Regarding tissue damage, from the superficial layers to the deep layers, the epidermis, dermis, subcutis, fascia, muscles, and bones were damaged. Also, to expose the head of the humerus and the glenoid fossa, the labrum and some muscles and ligaments were completely removed. However, a patient who needs the reverse shoulder replacement surgery generally has already many ligaments, tendons, muscles and bones damaged.

I thought the bone healing was a major component for the healing process after the surgery. The humerus head was cut off and the humerus and glenoid was drilled to fix the ball and socket. Also, the physician used a hammer and a screw so there were many hefty works. Based on the tissue damage, the patient is generally required to immobilize the shoulder for 6 weeks to maximize the connective tissue healing process and bone healing process. The physician said that those patients also start the ultrasound treatment and really mild ROM exercises after 10 days of the surgery. After 6 weeks, the patient starts stretching and ROM exercises to regain the ROM, and strength exercises, especially for the deltoid muscle for the next 3 to 6 months. I think that this is because the patient's supraspinatus and the tendon of the biceps brachii long head are no longer existent in the shoulder. Thus, the deltoid has a major role in the shoulder elevation after the surgery. I also think that a patient's age must be considered. The average age of a patient for this surgery is around 70, according to the physician. I think that healing process is relatively slower and the osteoporosis might exist, so I need to be careful about it and communicate well with the patient. Therefore the patient and the athletic trainer should be really careful to progress the rehabilitation process because of the large amount of the tissue damage and the patient's age.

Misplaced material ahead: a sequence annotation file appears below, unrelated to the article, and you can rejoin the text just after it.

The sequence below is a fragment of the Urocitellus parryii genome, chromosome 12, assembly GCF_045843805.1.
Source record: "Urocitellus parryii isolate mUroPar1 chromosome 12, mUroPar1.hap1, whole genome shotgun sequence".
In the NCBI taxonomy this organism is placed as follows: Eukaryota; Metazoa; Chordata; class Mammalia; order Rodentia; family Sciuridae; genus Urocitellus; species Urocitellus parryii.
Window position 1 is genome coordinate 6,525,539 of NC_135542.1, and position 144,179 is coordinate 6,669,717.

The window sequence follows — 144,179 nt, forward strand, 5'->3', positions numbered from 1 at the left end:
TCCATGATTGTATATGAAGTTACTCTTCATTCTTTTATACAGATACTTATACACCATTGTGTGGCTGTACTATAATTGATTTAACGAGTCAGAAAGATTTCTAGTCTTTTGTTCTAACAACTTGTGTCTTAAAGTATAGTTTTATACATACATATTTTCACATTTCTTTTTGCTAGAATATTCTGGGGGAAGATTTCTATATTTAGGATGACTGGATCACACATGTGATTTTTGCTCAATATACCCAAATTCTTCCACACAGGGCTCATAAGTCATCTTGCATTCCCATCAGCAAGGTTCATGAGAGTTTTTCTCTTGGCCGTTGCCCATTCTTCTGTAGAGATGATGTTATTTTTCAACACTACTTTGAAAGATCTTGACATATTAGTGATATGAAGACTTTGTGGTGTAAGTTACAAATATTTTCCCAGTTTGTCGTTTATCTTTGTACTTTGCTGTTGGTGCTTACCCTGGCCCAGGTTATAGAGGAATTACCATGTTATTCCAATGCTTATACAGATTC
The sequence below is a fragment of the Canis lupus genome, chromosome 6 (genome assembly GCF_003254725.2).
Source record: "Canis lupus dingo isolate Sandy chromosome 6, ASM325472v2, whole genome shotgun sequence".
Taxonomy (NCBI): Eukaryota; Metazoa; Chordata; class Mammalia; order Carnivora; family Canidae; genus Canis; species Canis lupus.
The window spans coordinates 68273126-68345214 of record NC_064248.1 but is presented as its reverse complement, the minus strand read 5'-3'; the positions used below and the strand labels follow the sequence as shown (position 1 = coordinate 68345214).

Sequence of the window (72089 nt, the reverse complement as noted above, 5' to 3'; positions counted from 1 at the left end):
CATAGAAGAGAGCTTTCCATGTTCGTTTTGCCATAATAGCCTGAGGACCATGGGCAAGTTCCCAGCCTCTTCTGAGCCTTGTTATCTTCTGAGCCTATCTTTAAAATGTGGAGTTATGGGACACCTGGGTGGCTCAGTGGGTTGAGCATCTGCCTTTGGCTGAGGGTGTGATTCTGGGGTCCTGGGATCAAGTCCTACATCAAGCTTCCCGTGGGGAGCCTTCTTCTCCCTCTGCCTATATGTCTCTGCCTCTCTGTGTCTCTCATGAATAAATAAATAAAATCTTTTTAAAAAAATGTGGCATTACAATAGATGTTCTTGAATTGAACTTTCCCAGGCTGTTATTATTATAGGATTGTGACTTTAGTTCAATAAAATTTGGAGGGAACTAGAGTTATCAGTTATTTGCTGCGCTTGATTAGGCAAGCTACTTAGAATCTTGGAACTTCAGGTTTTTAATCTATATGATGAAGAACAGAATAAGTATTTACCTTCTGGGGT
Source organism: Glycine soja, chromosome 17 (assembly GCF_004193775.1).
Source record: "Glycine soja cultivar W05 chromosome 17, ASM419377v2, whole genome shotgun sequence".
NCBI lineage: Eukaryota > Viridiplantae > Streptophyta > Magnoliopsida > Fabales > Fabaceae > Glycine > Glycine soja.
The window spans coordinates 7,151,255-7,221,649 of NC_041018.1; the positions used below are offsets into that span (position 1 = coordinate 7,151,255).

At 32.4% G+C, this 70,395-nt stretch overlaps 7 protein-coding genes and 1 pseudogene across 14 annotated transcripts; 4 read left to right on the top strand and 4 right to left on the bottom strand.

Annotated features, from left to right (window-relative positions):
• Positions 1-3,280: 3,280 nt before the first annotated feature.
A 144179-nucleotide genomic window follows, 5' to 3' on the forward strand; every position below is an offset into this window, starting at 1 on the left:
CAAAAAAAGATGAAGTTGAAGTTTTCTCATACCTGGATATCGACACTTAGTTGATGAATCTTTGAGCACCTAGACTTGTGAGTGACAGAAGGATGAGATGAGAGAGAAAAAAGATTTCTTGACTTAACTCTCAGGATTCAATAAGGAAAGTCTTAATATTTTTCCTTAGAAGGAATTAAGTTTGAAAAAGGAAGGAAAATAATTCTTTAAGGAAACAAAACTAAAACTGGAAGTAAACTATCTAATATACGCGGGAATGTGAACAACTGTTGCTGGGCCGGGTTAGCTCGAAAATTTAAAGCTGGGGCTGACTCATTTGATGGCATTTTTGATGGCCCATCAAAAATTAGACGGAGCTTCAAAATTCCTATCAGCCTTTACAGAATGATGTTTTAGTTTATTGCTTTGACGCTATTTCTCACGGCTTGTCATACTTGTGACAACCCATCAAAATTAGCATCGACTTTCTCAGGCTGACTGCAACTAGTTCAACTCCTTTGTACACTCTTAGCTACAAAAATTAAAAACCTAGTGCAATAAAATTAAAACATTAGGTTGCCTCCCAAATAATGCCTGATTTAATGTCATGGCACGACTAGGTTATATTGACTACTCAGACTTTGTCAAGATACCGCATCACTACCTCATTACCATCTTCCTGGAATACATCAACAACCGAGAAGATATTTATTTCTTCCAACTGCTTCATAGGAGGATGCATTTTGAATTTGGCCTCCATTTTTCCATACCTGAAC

My interest was about a patient's outcome and satisfaction. As I mentioned earlier, the reverse shoulder surgery creates abnormal anatomical structure in the shoulder joint and limits shoulder elevation to around 120 degree because of the design of the surgery. However, because patient feels less pain and more stability of the shoulder after the surgery according to the physician's experience, the reverse shoulder replacement gives a good satisfaction to the patient. I think the patient's age is an important factor about it. The patient's hope is to decrease pain and to be able to move the arm with no inconvenience in normal daily activity. Regaining full ROM of the shoulder is not considered for the patient's priority. Thus, considering the surgery, defining what is the final outcome of the reverse shoulder replacement to the patient is important.





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まっとめBLOG速報 : 2012/10/26 (金)


手術見学してきました^^専門用語を日本語に訳す時間がないため、今回は英語で感想書きます^-なかなか見れ … >>この記事を読む

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中嶋 康博

Author:中嶋 康博



体育学部健康科 卒業 

第一種衛生管理者 取得

食肉ヨーロッパ研修 パリ•ミュンヘン 参加

食肉流通業務実践コース 修了

University of California, San Diego Athletic Training Room
Internship for Athletic Training 2009/8~2011/4 

Core Power Yoga
Yogi Training Course 修了

University of North Carolina, Greensboro
Kinesiology, Master of Science Athletic Training
Class of 2013 



A mouse groupie(A star?)
-Ma vie-